In this pic you can see the paper towel overlay is gone, and they are directly on shredded paper bedding. Under the shred is solid newspaper to facilitated daily cleanout (roll it up, take it to the compost).

The chicks appear to like sleeping in the paper "grass" (see pic on right). They scratch more, which is fun for both them and us. The darker EE is the queen of scratch so far; she'll scratch food away then not be able to find it again. :-)

They do pull at the paper but do not appear to eat it.

The chicks have more pronounced wing feathers, and you can start to see slim tail feather stalks filling in. The have started flapping their wings when they run.

Sunday, May 16, 2010

first draft: chicken tractor

A chicken tractor is a movable coop that is open to the ground.
This lets the chickens do a bit of "free ranging" on bugs and vegetation and retreat back upstairs to roost and nest.

Ours will be called The Chicken Hut, after the great fried chicken place that used to be SW of Coit/SpringValley. We loved the guy that ran it; it's a taqueria now.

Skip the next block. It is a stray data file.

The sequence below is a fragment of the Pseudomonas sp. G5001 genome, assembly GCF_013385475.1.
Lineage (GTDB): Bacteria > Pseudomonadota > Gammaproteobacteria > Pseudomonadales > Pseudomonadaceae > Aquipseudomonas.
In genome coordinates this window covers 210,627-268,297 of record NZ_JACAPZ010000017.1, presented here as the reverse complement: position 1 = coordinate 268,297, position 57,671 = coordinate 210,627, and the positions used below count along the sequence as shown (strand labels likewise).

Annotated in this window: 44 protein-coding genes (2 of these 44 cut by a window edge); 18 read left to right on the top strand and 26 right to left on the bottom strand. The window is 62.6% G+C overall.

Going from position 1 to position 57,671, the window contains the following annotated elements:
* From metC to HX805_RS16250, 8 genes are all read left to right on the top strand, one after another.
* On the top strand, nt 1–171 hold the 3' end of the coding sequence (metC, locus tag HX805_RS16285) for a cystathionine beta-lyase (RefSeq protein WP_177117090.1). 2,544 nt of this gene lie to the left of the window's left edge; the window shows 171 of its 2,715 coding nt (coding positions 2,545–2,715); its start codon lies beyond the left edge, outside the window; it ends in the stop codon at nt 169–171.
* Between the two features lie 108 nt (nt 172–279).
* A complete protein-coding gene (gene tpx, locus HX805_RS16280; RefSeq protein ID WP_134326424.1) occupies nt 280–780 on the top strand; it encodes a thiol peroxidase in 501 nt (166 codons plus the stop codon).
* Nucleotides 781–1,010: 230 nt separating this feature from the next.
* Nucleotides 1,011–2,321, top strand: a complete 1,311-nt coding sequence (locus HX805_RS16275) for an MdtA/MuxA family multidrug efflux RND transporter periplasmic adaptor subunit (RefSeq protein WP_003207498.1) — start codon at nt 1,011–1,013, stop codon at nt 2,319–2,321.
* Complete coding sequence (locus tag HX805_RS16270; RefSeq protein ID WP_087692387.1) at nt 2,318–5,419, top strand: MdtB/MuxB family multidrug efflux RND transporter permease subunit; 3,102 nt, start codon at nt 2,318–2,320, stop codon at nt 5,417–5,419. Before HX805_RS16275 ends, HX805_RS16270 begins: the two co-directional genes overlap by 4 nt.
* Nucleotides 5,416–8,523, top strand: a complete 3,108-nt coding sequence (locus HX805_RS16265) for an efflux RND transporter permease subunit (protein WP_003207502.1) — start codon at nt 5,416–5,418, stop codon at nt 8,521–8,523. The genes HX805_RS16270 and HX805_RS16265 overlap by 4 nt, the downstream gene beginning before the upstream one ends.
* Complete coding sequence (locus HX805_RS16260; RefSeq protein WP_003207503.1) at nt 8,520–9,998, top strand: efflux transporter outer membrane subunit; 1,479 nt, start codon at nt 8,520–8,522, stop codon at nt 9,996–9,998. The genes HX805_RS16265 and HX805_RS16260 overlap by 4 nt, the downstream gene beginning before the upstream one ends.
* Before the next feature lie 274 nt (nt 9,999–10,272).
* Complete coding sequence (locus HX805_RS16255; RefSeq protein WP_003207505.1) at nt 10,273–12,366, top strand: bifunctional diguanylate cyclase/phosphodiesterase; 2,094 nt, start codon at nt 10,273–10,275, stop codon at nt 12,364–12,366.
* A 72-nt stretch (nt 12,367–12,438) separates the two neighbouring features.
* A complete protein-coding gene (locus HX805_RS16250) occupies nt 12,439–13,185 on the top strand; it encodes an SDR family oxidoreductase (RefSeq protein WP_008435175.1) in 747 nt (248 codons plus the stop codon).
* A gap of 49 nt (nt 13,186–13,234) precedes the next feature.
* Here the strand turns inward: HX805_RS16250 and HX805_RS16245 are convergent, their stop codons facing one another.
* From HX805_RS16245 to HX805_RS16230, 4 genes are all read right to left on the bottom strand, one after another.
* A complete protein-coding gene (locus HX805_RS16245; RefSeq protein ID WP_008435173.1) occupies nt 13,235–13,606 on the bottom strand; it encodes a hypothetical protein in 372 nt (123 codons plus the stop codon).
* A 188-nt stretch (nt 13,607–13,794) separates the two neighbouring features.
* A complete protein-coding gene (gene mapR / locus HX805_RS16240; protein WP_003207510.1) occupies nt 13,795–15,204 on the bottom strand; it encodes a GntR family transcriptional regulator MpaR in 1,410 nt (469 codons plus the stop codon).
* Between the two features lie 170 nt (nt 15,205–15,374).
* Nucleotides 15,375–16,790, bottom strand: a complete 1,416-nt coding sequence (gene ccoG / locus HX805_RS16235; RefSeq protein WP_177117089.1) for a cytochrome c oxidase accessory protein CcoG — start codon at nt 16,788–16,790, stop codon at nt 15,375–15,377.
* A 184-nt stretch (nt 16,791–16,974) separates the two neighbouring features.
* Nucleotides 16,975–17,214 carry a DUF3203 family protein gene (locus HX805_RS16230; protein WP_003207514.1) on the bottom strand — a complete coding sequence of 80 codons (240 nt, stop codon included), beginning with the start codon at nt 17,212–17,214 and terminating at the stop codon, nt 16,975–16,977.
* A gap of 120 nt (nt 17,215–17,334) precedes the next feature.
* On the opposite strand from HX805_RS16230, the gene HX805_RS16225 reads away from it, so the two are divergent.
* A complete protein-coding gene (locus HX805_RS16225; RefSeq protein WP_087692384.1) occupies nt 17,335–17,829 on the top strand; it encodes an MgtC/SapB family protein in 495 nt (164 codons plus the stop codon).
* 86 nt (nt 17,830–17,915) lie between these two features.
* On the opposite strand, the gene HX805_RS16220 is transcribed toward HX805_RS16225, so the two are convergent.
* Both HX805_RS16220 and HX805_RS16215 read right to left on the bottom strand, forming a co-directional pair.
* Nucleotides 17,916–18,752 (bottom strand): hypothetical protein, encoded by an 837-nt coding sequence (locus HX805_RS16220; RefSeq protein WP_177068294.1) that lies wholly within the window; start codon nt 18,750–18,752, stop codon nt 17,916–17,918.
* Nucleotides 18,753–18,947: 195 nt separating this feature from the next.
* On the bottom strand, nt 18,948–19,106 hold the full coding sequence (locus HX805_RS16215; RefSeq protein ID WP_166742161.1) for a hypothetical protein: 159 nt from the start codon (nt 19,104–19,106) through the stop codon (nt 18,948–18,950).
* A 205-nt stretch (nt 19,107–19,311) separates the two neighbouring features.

This one is pretty normal, other than my shockingly poor carpentry skills. It was built mainly out of scrap and stuff people have given me over time. Still to do: back egg harvesting door and food/water provisioning door. Painting. Putting up the chicken wire. Setting up nest boxes. Luckily I have about 5 weeks before the birds are ready to move outdoors.

It is different in a couple of ways, mainly having to do with my concern about Texas heat.
  1. The area behind the nesting area will have a netted vent up high to let heat out and increase ventilation.
  2. 6" roof overhang on that end to keep weather out of the vent